The takeaway for conservatives nationally is that we need to relearn the tools of governing: crafting practical proposals, developing sound legislative strategies, building broad coalitions, and finding workable compromises. Mr. Youngkin won over voters on the campaign trail by identifying the right problems; his success as governor will hinge on his ability to solve them. Virginia is purple, its state legislature is closely divided, and its parents want schools that serve the interests of their children rather than one side in a prolonged political war. Developing sensible plans that satisfy families and succeed in Virginia’s political context will be the name of the game.

That relates to the second issue: GOP leaders, especially governors, too often err by following national commentary too closely. Because America is so large and so diverse, those who drive the national conversation can’t know very much about the nearly limitless variety of community conditions and concerns. As a result, commentators’ national assessments can be insightful, especially about broad themes, but their diagnoses of state and local challenges and prescriptions for state and local action can fall short. As GOP figures transition from candidates to elected officials, they need to pay less attention to national storylines and more attention to their constituents’ assessments of the specific challenges bedeviling their communities.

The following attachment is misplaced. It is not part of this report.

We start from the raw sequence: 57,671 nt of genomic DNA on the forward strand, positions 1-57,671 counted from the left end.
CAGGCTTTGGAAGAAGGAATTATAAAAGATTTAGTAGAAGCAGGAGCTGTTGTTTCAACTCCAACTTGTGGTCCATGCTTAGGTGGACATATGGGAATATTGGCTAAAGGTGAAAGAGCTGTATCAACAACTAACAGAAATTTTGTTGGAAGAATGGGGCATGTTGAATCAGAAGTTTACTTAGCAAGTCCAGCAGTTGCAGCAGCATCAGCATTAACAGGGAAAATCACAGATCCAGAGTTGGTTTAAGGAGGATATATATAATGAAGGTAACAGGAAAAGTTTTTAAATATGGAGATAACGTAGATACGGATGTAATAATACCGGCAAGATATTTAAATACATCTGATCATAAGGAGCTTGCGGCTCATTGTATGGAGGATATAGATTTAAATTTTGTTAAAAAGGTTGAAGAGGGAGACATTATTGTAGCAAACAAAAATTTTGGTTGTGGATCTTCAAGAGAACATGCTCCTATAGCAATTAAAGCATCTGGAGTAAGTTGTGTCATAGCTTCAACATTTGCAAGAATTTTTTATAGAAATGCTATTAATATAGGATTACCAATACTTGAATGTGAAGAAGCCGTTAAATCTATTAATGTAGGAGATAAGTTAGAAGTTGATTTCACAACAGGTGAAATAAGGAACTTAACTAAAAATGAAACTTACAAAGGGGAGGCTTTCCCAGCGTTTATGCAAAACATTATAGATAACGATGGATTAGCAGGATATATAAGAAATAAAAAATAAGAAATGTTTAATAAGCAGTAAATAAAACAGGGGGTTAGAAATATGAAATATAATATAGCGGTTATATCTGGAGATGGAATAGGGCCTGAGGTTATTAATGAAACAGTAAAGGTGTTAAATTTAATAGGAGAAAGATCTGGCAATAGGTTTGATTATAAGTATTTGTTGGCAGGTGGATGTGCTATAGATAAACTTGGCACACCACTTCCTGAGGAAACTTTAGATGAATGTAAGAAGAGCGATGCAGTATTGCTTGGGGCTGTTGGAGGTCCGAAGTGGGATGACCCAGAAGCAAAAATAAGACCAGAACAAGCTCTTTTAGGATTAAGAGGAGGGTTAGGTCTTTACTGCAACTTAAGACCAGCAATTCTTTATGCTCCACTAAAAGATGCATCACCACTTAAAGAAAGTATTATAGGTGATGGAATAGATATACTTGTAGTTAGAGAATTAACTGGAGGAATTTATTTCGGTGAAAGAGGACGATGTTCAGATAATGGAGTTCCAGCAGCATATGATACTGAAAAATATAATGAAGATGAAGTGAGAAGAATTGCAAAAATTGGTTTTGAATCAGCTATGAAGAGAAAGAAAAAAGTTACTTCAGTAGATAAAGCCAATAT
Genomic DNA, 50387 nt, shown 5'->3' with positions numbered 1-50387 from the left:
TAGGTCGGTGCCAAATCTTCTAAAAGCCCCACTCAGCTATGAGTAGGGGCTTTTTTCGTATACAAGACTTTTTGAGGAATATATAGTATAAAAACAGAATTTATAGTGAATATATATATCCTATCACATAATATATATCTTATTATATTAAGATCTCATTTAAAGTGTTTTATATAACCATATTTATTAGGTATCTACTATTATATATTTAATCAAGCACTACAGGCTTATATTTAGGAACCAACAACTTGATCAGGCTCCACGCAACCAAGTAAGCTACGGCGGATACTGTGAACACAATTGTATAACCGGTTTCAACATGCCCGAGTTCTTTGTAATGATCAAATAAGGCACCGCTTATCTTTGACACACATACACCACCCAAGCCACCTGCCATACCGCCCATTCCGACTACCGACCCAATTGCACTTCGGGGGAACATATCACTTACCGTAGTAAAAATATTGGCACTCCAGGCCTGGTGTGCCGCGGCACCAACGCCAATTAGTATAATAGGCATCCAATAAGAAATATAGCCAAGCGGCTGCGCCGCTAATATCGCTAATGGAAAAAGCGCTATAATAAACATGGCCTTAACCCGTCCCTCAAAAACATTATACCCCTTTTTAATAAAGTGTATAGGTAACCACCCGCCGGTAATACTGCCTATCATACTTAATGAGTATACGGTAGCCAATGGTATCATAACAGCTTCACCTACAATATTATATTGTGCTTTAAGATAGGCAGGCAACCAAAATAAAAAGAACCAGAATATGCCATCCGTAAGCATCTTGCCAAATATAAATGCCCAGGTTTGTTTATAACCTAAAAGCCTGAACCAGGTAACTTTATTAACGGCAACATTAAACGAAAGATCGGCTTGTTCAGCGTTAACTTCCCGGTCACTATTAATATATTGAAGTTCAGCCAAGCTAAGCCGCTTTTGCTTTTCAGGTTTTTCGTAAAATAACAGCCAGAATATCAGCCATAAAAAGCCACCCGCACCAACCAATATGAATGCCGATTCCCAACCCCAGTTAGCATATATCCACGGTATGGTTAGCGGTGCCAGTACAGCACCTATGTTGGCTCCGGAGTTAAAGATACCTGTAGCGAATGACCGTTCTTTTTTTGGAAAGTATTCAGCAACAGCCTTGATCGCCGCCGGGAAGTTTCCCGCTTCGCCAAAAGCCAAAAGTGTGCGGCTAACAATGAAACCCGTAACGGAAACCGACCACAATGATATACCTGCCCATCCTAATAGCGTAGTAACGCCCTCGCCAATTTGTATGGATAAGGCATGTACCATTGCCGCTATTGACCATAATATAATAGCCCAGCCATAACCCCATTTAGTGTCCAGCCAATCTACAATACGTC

For example, Republicans nationwide had strong showings across the board last Tuesday, not just in races such as Virginia’s where school policy was a central focus. Indeed, exit polls indicate the economy and jobs were the most important issues to Virginia voters. The president’s party typically suffers in off-year elections, and voters are especially disappointed in President Biden at the moment. While it’s not unreasonable to think that education played a role in Youngkin’s win, it is not clear which particular education issues were at the forefront of voters’ minds. School closures? Masks? Divisive curricula? Learning loss during the pandemic? Too few school options? Unresponsive school boards? Disrespectful treatment of parents? School safety? Something else? No national figure can say for sure. Indeed, the answer may be different in different areas, and in some places, voters and parents might be quite satisfied with the state of their local schools.